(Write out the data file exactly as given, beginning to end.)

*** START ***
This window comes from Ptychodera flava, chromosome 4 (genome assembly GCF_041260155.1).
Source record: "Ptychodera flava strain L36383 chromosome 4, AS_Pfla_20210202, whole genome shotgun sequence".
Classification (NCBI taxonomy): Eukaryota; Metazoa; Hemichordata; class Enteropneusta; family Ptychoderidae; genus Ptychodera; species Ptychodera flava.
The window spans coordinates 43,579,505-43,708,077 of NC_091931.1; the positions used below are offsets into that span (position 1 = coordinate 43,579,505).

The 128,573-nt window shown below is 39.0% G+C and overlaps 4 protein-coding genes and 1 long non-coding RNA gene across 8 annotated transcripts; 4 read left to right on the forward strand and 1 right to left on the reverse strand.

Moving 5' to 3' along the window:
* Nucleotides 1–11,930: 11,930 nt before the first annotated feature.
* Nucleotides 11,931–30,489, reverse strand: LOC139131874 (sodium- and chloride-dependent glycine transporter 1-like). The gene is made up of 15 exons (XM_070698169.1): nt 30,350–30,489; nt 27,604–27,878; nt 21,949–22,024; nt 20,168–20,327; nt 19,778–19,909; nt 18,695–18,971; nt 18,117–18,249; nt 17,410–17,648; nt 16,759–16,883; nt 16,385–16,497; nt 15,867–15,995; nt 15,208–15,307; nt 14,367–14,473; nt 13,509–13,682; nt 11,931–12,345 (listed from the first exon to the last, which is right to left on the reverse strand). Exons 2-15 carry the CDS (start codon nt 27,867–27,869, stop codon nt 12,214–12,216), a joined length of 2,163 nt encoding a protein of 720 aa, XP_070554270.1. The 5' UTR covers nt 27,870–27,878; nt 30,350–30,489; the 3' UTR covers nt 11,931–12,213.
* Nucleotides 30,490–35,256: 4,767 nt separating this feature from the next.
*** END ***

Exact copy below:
This window comes from Ptychodera flava, chromosome 4 (genome assembly GCF_041260155.1).
Source record: "Ptychodera flava strain L36383 chromosome 4, AS_Pfla_20210202, whole genome shotgun sequence".
Classification (NCBI taxonomy): Eukaryota; Metazoa; Hemichordata; class Enteropneusta; family Ptychoderidae; genus Ptychodera; species Ptychodera flava.
The window spans coordinates 43,579,505-43,708,077 of NC_091931.1; the positions used below are offsets into that span (position 1 = coordinate 43,579,505).

The 128,573-nt window shown below is 39.0% G+C and overlaps 4 protein-coding genes and 1 long non-coding RNA gene across 8 annotated transcripts; 4 read left to right on the forward strand and 1 right to left on the reverse strand.

Moving 5' to 3' along the window:
* Nucleotides 1–11,930: 11,930 nt before the first annotated feature.
* Nucleotides 11,931–30,489, reverse strand: LOC139131874 (sodium- and chloride-dependent glycine transporter 1-like). The gene is made up of 15 exons (XM_070698169.1): nt 30,350–30,489; nt 27,604–27,878; nt 21,949–22,024; nt 20,168–20,327; nt 19,778–19,909; nt 18,695–18,971; nt 18,117–18,249; nt 17,410–17,648; nt 16,759–16,883; nt 16,385–16,497; nt 15,867–15,995; nt 15,208–15,307; nt 14,367–14,473; nt 13,509–13,682; nt 11,931–12,345 (listed from the first exon to the last, which is right to left on the reverse strand). Exons 2-15 carry the CDS (start codon nt 27,867–27,869, stop codon nt 12,214–12,216), a joined length of 2,163 nt encoding a protein of 720 aa, XP_070554270.1. The 5' UTR covers nt 27,870–27,878; nt 30,350–30,489; the 3' UTR covers nt 11,931–12,213.
* Nucleotides 30,490–35,256: 4,767 nt separating this feature from the next.